In 2011 I posted:

An answer engine.  For commercial reasons I have to be vague on this for now (something I’m not comfortable with) but it’ll take shape over 2012.

I have revisited the idea many times in the last five years, always trying to solve the same problem: a search engine doesn’t answer questions, it gives you 10-20 results to articles that may answer your question.  I borrowed the term ‘answer engine’ from Steve Wozniak (co-founder of Apple) who used it in relation to the release of Siri.  He said people want and need an answer engine.

Until recently the problem has been scalability – how to extract the answers from the great content held in Trip.  But, due to my involvement in various machine learning initiatives, the missing link(s) has been found and we’re busy developing an ‘answer engine’.  Our initiative works on a number of connected problems areas:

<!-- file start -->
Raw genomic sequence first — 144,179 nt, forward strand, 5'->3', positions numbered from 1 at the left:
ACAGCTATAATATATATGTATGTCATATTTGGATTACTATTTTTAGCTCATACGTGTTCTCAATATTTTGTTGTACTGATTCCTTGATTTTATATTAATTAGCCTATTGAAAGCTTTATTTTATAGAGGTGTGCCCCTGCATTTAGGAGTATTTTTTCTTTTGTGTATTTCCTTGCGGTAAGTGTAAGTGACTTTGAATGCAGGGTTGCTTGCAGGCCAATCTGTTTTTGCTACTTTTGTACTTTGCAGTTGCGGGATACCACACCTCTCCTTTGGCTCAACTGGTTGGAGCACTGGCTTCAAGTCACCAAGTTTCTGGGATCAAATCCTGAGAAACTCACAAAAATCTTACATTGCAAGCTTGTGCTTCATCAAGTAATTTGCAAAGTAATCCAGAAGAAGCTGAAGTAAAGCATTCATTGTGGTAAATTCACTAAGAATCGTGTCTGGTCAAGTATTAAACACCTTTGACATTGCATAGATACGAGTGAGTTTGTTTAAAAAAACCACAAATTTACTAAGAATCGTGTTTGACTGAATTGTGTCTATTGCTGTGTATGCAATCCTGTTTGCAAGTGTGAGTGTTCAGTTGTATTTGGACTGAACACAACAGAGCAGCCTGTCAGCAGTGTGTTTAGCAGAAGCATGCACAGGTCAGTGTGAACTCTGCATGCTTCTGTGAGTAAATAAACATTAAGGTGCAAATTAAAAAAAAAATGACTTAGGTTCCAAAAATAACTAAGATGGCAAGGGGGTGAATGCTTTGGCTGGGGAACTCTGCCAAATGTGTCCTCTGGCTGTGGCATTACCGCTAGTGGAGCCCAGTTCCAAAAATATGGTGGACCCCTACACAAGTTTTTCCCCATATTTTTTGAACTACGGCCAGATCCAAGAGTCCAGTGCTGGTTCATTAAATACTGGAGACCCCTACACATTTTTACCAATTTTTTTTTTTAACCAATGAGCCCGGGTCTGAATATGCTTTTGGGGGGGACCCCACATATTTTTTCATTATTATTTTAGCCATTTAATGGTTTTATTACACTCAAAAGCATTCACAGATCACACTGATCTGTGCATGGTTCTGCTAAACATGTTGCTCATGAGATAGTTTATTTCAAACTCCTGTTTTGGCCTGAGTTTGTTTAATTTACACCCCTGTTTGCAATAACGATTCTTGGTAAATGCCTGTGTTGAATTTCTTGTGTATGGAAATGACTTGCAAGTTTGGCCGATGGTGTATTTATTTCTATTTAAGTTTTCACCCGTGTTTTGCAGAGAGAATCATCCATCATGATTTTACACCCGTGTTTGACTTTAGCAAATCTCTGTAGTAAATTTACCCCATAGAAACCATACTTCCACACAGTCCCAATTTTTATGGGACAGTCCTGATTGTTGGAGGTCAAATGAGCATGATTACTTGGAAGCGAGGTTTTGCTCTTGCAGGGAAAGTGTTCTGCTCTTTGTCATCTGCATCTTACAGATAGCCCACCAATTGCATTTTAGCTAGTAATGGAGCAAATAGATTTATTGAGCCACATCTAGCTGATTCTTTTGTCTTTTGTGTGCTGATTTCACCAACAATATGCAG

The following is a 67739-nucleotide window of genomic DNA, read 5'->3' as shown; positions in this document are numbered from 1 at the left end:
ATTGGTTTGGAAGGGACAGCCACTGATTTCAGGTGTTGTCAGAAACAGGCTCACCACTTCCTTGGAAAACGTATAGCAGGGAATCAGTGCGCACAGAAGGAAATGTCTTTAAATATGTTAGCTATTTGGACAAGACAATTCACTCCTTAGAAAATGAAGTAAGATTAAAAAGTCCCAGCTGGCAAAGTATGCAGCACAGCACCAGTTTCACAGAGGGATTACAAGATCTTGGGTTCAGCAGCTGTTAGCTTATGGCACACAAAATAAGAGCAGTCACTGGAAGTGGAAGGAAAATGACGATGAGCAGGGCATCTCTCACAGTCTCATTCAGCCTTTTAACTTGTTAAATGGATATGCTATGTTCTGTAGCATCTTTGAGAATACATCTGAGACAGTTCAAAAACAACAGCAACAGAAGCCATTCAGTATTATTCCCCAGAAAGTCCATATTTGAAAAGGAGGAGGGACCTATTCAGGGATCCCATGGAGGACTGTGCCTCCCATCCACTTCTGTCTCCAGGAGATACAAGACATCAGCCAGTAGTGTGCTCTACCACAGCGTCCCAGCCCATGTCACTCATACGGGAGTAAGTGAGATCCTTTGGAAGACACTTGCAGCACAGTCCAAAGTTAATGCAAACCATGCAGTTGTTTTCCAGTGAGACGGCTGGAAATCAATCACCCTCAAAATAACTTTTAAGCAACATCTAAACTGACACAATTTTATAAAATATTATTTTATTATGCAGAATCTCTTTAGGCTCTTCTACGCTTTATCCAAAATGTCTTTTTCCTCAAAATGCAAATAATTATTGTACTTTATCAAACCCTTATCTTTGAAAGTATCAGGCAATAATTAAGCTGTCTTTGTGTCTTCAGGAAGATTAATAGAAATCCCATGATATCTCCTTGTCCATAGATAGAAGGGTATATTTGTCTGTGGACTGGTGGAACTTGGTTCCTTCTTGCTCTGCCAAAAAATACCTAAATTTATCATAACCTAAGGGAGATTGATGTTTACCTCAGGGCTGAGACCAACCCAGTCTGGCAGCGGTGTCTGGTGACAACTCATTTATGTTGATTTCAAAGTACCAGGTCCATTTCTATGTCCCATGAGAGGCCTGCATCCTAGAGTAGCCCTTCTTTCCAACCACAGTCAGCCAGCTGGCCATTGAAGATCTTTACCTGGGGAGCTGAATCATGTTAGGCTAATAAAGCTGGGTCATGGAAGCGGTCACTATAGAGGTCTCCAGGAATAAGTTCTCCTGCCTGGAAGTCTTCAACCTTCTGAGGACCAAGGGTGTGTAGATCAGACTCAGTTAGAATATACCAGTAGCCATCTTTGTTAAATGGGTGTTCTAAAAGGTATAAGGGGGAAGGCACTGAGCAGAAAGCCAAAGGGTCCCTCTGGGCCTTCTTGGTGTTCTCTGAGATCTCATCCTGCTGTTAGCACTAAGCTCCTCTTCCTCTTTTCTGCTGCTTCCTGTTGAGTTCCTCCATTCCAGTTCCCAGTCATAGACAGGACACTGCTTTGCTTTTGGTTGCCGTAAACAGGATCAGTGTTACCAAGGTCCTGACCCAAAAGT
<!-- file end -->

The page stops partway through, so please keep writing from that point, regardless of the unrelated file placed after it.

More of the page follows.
• From a set of search terms can you infer the likely question?
  • Can we find an answer to that likely question?
  • Given there will be potentially multiple answers in Trip, can we surface the best answer?

We have made great strides in all three areas.  So much so we are currently working on the second iteration of our answer engine.  For the test it has two search boxes based on PICO.  The first box (P) represents the disease and the second box is the (I) intervention of interest. To illustrate what it does is using the P of ‘sore throat’ and I of ‘antibiotics’ – the answer engine returned:

Antibiotics appear to have no benefit in treating acute laryngitis. Erythromycin could reduce voice disturbance at one week and cough at two weeks when measured subjectively. We consider that these outcomes are not relevant in clinical practice. The implications for practice are that prescribing antibiotics should not be done in the first instance as they will not objectively improve symptoms.